Rio de Janeiro is lifting up its poor—literally. A new 3.4-km gondola line, much like those used at ski resorts, will soon carry residents high above their homes in the Complexo do Alemão, a group of shantytowns, or favelas, packed onto a hillside in the city’s north. The neighbourhood’s passages are too narrow and winding for buses, so getting in and out of the area has meant a long, rambling walk. When the line opens in the next few weeks, users will sail through six stations in 16 minutes, free of charge.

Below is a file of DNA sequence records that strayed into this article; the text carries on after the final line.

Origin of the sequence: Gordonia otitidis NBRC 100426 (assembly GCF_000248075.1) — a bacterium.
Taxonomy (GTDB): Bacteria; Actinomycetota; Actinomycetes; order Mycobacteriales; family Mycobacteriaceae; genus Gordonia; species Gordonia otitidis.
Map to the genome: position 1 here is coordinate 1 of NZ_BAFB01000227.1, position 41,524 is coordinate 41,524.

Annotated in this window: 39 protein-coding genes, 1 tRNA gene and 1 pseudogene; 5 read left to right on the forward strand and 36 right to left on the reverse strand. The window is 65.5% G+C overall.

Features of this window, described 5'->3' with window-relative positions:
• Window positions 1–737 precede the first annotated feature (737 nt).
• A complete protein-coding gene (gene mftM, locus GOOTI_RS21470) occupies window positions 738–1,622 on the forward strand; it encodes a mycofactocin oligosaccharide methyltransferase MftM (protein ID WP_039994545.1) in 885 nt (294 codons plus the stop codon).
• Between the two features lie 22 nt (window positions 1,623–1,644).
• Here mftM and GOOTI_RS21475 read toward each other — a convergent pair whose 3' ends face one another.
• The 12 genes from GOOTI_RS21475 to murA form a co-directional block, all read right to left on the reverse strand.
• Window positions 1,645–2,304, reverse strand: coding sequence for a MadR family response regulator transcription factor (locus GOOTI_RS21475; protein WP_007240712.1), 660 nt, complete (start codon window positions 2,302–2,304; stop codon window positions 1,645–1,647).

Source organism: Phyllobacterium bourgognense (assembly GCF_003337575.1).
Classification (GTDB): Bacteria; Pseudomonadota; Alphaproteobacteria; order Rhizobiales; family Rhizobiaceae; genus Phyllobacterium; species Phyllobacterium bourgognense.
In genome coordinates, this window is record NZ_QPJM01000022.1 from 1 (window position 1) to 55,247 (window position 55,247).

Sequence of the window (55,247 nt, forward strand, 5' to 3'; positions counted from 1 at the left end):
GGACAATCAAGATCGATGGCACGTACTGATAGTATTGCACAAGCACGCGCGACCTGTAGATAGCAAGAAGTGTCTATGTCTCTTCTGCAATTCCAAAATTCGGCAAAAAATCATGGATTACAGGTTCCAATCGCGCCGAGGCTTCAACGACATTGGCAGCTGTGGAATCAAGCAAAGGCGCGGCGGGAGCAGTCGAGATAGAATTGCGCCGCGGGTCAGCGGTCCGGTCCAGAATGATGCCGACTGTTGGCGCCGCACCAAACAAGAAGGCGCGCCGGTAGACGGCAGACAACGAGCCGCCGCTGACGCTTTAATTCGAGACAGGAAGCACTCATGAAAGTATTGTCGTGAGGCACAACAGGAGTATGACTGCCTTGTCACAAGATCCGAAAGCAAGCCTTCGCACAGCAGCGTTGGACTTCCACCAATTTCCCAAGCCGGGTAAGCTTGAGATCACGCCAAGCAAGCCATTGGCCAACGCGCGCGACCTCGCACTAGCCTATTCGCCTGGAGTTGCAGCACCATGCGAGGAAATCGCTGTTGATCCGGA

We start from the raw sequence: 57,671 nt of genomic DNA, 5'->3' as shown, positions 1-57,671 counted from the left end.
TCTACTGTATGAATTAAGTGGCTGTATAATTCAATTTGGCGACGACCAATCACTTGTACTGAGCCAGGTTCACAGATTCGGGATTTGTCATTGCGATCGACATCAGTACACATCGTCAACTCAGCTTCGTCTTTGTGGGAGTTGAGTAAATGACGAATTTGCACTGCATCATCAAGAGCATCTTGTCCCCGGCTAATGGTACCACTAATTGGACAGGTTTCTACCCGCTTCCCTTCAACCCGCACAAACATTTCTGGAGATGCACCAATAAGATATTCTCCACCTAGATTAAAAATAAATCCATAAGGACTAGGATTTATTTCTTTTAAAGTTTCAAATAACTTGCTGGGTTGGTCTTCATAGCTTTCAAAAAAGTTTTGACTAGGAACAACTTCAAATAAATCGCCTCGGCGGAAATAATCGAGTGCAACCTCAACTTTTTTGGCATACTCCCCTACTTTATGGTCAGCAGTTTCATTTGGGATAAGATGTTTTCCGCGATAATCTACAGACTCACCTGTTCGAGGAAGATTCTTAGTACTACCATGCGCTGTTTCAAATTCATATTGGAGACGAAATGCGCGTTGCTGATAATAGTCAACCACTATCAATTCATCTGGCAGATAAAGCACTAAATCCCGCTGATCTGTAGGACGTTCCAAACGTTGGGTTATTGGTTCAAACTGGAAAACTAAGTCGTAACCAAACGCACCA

The $74-million project is part of a larger investment in public works initiatives by Brazil’s government ahead of Rio’s hosting of the 2016 Olympics. Jorge Mario Jáuregui, the line’s architect, says it creates a tangible and symbolic connection between the favelas and the rest of Rio, making “the informal city part of the formal city.” While residents welcome the upgrade, says Patricia Maresch, a documentary filmmaker who works in the area, some feel the money might have been better spent. “It looks good, it’s technologically inventive,” she says, “but it doesn’t really help. You can get your kids to school quicker, but it’s still a bad school.”